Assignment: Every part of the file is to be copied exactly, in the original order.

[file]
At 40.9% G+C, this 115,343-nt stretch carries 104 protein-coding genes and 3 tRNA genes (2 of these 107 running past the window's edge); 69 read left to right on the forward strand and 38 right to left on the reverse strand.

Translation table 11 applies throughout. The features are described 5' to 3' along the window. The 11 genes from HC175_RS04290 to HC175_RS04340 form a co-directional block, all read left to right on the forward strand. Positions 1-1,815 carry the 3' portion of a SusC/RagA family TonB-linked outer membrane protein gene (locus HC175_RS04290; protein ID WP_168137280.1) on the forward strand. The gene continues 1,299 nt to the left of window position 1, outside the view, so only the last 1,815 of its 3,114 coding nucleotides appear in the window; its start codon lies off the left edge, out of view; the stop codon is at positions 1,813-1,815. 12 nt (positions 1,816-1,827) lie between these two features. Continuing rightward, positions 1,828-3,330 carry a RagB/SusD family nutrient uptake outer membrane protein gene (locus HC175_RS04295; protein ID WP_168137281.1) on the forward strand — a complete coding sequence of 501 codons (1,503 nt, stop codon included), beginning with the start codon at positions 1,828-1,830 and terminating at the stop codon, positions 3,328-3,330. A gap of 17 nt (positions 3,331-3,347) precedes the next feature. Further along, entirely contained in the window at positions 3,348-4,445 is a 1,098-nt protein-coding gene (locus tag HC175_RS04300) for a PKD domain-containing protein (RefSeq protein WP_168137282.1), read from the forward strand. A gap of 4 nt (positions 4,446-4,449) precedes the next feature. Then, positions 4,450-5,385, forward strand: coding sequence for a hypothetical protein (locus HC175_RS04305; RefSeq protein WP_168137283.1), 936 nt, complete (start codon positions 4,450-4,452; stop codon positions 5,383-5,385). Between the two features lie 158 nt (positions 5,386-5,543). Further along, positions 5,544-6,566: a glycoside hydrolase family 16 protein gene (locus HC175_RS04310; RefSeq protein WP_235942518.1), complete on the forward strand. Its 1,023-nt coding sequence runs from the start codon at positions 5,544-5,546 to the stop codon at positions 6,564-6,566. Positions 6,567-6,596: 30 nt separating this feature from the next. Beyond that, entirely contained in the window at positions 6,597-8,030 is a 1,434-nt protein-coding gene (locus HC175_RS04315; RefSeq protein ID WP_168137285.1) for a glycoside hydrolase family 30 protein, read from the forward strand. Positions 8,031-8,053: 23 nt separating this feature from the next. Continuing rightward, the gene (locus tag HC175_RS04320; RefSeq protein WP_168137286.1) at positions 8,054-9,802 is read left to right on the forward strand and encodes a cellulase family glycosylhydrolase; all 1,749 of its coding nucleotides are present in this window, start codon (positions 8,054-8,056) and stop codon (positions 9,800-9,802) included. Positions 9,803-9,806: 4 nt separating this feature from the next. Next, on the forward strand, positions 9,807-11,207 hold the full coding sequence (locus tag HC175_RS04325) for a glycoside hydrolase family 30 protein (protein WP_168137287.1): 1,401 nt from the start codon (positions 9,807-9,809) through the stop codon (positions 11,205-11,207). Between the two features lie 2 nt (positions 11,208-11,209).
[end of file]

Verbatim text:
At 40.9% G+C, this 115,343-nt stretch carries 104 protein-coding genes and 3 tRNA genes (2 of these 107 running past the window's edge); 69 read left to right on the forward strand and 38 right to left on the reverse strand.

Translation table 11 applies throughout. The features are described 5' to 3' along the window. The 11 genes from HC175_RS04290 to HC175_RS04340 form a co-directional block, all read left to right on the forward strand. Positions 1-1,815 carry the 3' portion of a SusC/RagA family TonB-linked outer membrane protein gene (locus HC175_RS04290; protein ID WP_168137280.1) on the forward strand. The gene continues 1,299 nt to the left of window position 1, outside the view, so only the last 1,815 of its 3,114 coding nucleotides appear in the window; its start codon lies off the left edge, out of view; the stop codon is at positions 1,813-1,815. 12 nt (positions 1,816-1,827) lie between these two features. Continuing rightward, positions 1,828-3,330 carry a RagB/SusD family nutrient uptake outer membrane protein gene (locus HC175_RS04295; protein ID WP_168137281.1) on the forward strand — a complete coding sequence of 501 codons (1,503 nt, stop codon included), beginning with the start codon at positions 1,828-1,830 and terminating at the stop codon, positions 3,328-3,330. A gap of 17 nt (positions 3,331-3,347) precedes the next feature. Further along, entirely contained in the window at positions 3,348-4,445 is a 1,098-nt protein-coding gene (locus tag HC175_RS04300) for a PKD domain-containing protein (RefSeq protein WP_168137282.1), read from the forward strand. A gap of 4 nt (positions 4,446-4,449) precedes the next feature. Then, positions 4,450-5,385, forward strand: coding sequence for a hypothetical protein (locus HC175_RS04305; RefSeq protein WP_168137283.1), 936 nt, complete (start codon positions 4,450-4,452; stop codon positions 5,383-5,385). Between the two features lie 158 nt (positions 5,386-5,543). Further along, positions 5,544-6,566: a glycoside hydrolase family 16 protein gene (locus HC175_RS04310; RefSeq protein WP_235942518.1), complete on the forward strand. Its 1,023-nt coding sequence runs from the start codon at positions 5,544-5,546 to the stop codon at positions 6,564-6,566. Positions 6,567-6,596: 30 nt separating this feature from the next. Beyond that, entirely contained in the window at positions 6,597-8,030 is a 1,434-nt protein-coding gene (locus HC175_RS04315; RefSeq protein ID WP_168137285.1) for a glycoside hydrolase family 30 protein, read from the forward strand. Positions 8,031-8,053: 23 nt separating this feature from the next. Continuing rightward, the gene (locus tag HC175_RS04320; RefSeq protein WP_168137286.1) at positions 8,054-9,802 is read left to right on the forward strand and encodes a cellulase family glycosylhydrolase; all 1,749 of its coding nucleotides are present in this window, start codon (positions 8,054-8,056) and stop codon (positions 9,800-9,802) included. Positions 9,803-9,806: 4 nt separating this feature from the next. Next, on the forward strand, positions 9,807-11,207 hold the full coding sequence (locus tag HC175_RS04325) for a glycoside hydrolase family 30 protein (protein WP_168137287.1): 1,401 nt from the start codon (positions 9,807-9,809) through the stop codon (positions 11,205-11,207). Between the two features lie 2 nt (positions 11,208-11,209).